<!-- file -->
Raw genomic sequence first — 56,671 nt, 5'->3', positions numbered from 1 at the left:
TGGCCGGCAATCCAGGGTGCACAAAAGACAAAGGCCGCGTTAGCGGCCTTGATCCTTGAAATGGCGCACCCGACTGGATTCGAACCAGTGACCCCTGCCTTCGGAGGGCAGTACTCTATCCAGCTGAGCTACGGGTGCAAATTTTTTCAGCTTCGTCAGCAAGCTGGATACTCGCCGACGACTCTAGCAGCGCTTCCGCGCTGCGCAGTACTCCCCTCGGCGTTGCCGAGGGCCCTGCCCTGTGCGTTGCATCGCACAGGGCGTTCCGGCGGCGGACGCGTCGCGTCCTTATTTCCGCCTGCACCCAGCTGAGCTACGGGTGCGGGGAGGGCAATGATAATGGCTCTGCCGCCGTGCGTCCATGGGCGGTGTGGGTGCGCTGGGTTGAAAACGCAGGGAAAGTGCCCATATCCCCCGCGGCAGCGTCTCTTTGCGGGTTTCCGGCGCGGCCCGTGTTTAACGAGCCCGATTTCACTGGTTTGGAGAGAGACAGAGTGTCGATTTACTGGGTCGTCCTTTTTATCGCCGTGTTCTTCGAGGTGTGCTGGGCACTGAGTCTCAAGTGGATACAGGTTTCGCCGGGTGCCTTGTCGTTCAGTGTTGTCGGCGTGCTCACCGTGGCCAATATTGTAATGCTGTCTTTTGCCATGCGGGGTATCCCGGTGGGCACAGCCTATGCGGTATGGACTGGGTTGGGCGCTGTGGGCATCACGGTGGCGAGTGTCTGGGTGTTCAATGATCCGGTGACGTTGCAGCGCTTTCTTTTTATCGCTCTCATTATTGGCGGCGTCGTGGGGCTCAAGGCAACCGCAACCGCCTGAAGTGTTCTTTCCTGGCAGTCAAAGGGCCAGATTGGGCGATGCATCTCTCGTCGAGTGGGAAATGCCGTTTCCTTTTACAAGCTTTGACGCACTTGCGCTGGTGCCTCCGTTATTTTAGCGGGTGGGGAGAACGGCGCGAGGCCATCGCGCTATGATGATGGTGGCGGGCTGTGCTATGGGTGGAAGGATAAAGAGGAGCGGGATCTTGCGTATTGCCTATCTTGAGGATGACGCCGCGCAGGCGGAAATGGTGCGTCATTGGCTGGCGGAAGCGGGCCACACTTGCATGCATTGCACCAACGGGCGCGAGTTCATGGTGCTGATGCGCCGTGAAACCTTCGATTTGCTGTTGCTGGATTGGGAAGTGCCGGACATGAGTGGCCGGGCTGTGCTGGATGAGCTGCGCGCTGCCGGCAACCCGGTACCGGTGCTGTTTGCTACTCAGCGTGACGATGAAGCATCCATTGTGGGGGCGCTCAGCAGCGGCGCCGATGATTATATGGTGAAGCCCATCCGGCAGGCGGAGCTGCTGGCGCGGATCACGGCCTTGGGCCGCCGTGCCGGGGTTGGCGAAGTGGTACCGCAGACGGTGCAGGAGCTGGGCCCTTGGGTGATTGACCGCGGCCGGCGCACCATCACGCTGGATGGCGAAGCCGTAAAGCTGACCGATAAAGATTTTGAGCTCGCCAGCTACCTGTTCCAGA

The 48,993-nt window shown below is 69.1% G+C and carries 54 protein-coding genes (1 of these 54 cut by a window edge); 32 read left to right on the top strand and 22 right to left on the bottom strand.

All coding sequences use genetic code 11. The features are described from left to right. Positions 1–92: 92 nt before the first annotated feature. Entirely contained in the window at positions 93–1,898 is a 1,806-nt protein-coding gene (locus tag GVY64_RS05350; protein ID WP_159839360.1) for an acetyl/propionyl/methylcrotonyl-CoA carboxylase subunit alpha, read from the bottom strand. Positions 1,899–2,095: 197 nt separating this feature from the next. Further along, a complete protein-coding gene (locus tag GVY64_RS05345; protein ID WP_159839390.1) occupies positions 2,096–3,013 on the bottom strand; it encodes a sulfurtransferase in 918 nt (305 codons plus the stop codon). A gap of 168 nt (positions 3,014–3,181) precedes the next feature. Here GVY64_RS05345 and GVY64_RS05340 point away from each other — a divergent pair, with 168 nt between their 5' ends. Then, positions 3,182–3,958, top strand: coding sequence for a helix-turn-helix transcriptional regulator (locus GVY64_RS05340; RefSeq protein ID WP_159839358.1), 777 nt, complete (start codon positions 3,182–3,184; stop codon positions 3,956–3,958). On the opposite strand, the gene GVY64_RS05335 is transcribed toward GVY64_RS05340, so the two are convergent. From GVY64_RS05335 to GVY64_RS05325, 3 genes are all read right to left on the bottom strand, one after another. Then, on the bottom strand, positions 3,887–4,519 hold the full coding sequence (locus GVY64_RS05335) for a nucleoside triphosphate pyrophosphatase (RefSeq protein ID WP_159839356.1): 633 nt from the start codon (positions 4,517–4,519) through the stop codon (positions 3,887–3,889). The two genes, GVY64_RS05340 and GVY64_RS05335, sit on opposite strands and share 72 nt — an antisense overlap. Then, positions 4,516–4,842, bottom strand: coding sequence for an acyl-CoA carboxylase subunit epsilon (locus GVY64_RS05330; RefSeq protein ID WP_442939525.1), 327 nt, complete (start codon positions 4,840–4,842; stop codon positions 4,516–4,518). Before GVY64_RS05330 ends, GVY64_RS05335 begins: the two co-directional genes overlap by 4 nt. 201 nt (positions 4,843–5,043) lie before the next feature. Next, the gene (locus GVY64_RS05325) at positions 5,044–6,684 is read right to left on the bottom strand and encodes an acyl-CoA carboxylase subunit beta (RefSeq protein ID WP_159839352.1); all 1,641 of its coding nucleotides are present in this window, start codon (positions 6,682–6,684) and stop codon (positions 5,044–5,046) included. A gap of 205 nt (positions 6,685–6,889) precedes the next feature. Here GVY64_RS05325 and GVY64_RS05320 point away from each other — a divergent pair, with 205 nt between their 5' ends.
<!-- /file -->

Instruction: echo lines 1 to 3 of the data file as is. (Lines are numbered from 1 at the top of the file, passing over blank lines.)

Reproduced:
Raw genomic sequence first — 56,671 nt, 5'->3', positions numbered from 1 at the left:
TGGCCGGCAATCCAGGGTGCACAAAAGACAAAGGCCGCGTTAGCGGCCTTGATCCTTGAAATGGCGCACCCGACTGGATTCGAACCAGTGACCCCTGCCTTCGGAGGGCAGTACTCTATCCAGCTGAGCTACGGGTGCAAATTTTTTCAGCTTCGTCAGCAAGCTGGATACTCGCCGACGACTCTAGCAGCGCTTCCGCGCTGCGCAGTACTCCCCTCGGCGTTGCCGAGGGCCCTGCCCTGTGCGTTGCATCGCACAGGGCGTTCCGGCGGCGGACGCGTCGCGTCCTTATTTCCGCCTGCACCCAGCTGAGCTACGGGTGCGGGGAGGGCAATGATAATGGCTCTGCCGCCGTGCGTCCATGGGCGGTGTGGGTGCGCTGGGTTGAAAACGCAGGGAAAGTGCCCATATCCCCCGCGGCAGCGTCTCTTTGCGGGTTTCCGGCGCGGCCCGTGTTTAACGAGCCCGATTTCACTGGTTTGGAGAGAGACAGAGTGTCGATTTACTGGGTCGTCCTTTTTATCGCCGTGTTCTTCGAGGTGTGCTGGGCACTGAGTCTCAAGTGGATACAGGTTTCGCCGGGTGCCTTGTCGTTCAGTGTTGTCGGCGTGCTCACCGTGGCCAATATTGTAATGCTGTCTTTTGCCATGCGGGGTATCCCGGTGGGCACAGCCTATGCGGTATGGACTGGGTTGGGCGCTGTGGGCATCACGGTGGCGAGTGTCTGGGTGTTCAATGATCCGGTGACGTTGCAGCGCTTTCTTTTTATCGCTCTCATTATTGGCGGCGTCGTGGGGCTCAAGGCAACCGCAACCGCCTGAAGTGTTCTTTCCTGGCAGTCAAAGGGCCAGATTGGGCGATGCATCTCTCGTCGAGTGGGAAATGCCGTTTCCTTTTACAAGCTTTGACGCACTTGCGCTGGTGCCTCCGTTATTTTAGCGGGTGGGGAGAACGGCGCGAGGCCATCGCGCTATGATGATGGTGGCGGGCTGTGCTATGGGTGGAAGGATAAAGAGGAGCGGGATCTTGCGTATTGCCTATCTTGAGGATGACGCCGCGCAGGCGGAAATGGTGCGTCATTGGCTGGCGGAAGCGGGCCACACTTGCATGCATTGCACCAACGGGCGCGAGTTCATGGTGCTGATGCGCCGTGAAACCTTCGATTTGCTGTTGCTGGATTGGGAAGTGCCGGACATGAGTGGCCGGGCTGTGCTGGATGAGCTGCGCGCTGCCGGCAACCCGGTACCGGTGCTGTTTGCTACTCAGCGTGACGATGAAGCATCCATTGTGGGGGCGCTCAGCAGCGGCGCCGATGATTATATGGTGAAGCCCATCCGGCAGGCGGAGCTGCTGGCGCGGATCACGGCCTTGGGCCGCCGTGCCGGGGTTGGCGAAGTGGTACCGCAGACGGTGCAGGAGCTGGGCCCTTGGGTGATTGACCGCGGCCGGCGCACCATCACGCTGGATGGCGAAGCCGTAAAGCTGACCGATAAAGATTTTGAGCTCGCCAGCTACCTGTTCCAGA

The 48,993-nt window shown below is 69.1% G+C and carries 54 protein-coding genes (1 of these 54 cut by a window edge); 32 read left to right on the top strand and 22 right to left on the bottom strand.